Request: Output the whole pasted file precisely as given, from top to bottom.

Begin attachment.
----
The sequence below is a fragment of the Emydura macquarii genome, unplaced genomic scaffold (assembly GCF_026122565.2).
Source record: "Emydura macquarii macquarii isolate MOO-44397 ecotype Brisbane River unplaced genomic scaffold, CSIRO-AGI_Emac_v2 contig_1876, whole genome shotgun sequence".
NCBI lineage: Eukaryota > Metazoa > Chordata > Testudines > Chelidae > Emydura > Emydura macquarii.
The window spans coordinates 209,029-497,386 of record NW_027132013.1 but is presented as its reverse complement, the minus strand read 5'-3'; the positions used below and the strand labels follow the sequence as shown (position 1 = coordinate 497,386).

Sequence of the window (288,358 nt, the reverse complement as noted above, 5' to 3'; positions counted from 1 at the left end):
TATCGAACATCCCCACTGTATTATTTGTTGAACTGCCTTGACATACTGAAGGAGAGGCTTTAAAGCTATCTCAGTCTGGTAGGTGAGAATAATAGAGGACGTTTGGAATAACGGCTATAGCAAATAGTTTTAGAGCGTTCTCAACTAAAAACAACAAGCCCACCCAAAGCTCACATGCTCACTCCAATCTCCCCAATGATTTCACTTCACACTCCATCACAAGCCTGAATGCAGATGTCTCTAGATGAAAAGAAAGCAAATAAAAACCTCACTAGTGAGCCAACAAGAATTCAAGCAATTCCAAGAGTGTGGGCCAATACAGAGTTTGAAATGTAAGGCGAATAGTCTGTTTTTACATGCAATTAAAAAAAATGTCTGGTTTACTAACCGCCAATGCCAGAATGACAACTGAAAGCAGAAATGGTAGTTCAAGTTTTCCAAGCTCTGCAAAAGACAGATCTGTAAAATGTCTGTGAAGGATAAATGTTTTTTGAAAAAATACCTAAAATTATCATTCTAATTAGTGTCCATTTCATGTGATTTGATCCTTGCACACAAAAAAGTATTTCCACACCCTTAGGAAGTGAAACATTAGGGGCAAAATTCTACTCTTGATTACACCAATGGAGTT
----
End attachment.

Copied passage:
The sequence below is a fragment of the Emydura macquarii genome, unplaced genomic scaffold (assembly GCF_026122565.2).
Source record: "Emydura macquarii macquarii isolate MOO-44397 ecotype Brisbane River unplaced genomic scaffold, CSIRO-AGI_Emac_v2 contig_1876, whole genome shotgun sequence".
NCBI lineage: Eukaryota > Metazoa > Chordata > Testudines > Chelidae > Emydura > Emydura macquarii.
The window spans coordinates 209,029-497,386 of record NW_027132013.1 but is presented as its reverse complement, the minus strand read 5'-3'; the positions used below and the strand labels follow the sequence as shown (position 1 = coordinate 497,386).

Sequence of the window (288,358 nt, the reverse complement as noted above, 5' to 3'; positions counted from 1 at the left end):
TATCGAACATCCCCACTGTATTATTTGTTGAACTGCCTTGACATACTGAAGGAGAGGCTTTAAAGCTATCTCAGTCTGGTAGGTGAGAATAATAGAGGACGTTTGGAATAACGGCTATAGCAAATAGTTTTAGAGCGTTCTCAACTAAAAACAACAAGCCCACCCAAAGCTCACATGCTCACTCCAATCTCCCCAATGATTTCACTTCACACTCCATCACAAGCCTGAATGCAGATGTCTCTAGATGAAAAGAAAGCAAATAAAAACCTCACTAGTGAGCCAACAAGAATTCAAGCAATTCCAAGAGTGTGGGCCAATACAGAGTTTGAAATGTAAGGCGAATAGTCTGTTTTTACATGCAATTAAAAAAAATGTCTGGTTTACTAACCGCCAATGCCAGAATGACAACTGAAAGCAGAAATGGTAGTTCAAGTTTTCCAAGCTCTGCAAAAGACAGATCTGTAAAATGTCTGTGAAGGATAAATGTTTTTTGAAAAAATACCTAAAATTATCATTCTAATTAGTGTCCATTTCATGTGATTTGATCCTTGCACACAAAAAAGTATTTCCACACCCTTAGGAAGTGAAACATTAGGGGCAAAATTCTACTCTTGATTACACCAATGGAGTT